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ChokDee4213

Astronomy/Stargazing/Telescopes

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Long shot, I suppose, but I live in Buriram and want to get into the hobby of stargazing. My village has a clear view of the universe nightly, but I've never even heard of anyone interested in this stuff here.

 

Are there observatories in Isaan anywhere? Any way to locate an astronomy club (think the local Rajabhat has something)? Any places that sell telescopes in the LOS? LINE groups? Maybe resources in Korat or Bangkok? I'm at a complete loss, but any info would be appreciated if any exists. Thank you!

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Lots of telescopes for sale in BKK.

 

Google NARIT

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Learn a bit from Youtube, Google a few models, then search Lazada. Set your budget too.

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Nakhon Ratchasima has a public observatory and they have 5 telescopes on a flat roof which are open to the public.

I brought my Meade LX90 10inch telescope with me from the UK and have built my own observatory in my garden.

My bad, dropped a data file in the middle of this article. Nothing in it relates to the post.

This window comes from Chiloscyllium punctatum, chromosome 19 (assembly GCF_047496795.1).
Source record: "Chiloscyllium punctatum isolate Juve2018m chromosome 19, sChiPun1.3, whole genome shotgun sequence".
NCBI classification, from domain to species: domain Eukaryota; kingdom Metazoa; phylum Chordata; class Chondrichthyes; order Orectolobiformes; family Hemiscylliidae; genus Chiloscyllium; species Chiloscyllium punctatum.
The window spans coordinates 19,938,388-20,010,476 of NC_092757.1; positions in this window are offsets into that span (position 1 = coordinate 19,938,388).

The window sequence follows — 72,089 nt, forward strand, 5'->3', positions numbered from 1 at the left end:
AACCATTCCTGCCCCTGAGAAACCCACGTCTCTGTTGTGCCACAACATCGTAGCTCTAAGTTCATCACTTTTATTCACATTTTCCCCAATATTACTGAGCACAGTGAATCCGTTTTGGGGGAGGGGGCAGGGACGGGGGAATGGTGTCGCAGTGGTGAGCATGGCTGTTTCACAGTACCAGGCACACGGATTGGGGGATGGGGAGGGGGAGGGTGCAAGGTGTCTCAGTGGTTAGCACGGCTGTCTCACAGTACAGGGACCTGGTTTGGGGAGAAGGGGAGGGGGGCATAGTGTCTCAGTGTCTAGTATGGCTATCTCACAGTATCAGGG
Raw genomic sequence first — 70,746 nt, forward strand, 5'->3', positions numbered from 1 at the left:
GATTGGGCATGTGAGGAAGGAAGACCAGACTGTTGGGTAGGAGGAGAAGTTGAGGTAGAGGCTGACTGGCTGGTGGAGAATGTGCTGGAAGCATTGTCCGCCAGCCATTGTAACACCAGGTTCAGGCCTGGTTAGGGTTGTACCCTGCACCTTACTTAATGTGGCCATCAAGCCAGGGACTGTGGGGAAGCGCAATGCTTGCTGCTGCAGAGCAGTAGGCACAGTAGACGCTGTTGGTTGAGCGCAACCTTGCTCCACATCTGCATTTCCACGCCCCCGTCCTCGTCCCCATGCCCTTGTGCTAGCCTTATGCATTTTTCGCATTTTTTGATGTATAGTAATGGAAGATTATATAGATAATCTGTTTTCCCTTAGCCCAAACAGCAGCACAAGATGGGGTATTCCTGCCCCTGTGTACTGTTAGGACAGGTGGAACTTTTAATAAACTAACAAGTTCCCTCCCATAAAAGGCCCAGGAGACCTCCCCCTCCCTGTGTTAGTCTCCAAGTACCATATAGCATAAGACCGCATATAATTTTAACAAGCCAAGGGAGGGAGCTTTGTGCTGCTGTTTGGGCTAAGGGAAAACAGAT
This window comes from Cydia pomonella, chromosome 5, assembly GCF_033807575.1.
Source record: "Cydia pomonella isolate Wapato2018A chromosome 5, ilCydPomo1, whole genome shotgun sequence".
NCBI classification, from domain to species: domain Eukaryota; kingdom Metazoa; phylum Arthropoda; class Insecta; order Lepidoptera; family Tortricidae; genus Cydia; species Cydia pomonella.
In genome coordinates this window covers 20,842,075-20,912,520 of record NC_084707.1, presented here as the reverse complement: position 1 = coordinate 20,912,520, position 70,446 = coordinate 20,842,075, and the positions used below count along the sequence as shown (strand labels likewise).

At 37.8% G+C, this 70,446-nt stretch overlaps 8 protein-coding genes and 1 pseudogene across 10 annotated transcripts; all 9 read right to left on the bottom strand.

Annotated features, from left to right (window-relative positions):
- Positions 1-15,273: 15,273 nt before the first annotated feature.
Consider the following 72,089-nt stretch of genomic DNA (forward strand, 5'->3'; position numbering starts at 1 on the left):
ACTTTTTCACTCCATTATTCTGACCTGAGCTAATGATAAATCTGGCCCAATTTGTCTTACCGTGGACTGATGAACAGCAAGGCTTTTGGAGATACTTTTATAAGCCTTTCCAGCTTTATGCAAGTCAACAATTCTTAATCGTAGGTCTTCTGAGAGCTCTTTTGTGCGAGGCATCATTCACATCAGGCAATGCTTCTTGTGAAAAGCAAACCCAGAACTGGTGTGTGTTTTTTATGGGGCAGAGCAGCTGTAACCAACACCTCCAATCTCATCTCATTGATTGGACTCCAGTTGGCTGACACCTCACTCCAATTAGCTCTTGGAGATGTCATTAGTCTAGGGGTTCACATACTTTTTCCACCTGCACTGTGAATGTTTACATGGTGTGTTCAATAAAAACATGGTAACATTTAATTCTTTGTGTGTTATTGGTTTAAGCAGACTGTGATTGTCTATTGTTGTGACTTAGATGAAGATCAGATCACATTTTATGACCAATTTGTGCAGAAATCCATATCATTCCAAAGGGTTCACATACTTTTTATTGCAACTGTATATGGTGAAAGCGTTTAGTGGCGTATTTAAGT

http://www.museumthailand.com/en/museum/Regional-Observatory-for-the-Public-Nakhon-Ratchasima

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23 minutes ago, hs0zmh said:

Nakhon Ratchasima has a public observatory and they have 5 telescopes on a flat roof which are open to the public.

I brought my Meade LX90 10inch telescope with me from the UK and have built my own observatory in my garden.

http://www.museumthailand.com/en/museum/Regional-Observatory-for-the-Public-Nakhon-Ratchasima

 

Does this museum do guided tours for children explaining the basic principles of the universe ? 

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2 hours ago, Halfaboy said:

 

Does this museum do guided tours for children explaining the basic principles of the universe ? 

Are they even aware that there is a Universe? 

 

If they teach physics like they teach English, one should better rely on podcasts from Youtube and the likes, as suggested by a member above... 

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5 hours ago, Brunolem said:

Are they even aware that there is a Universe?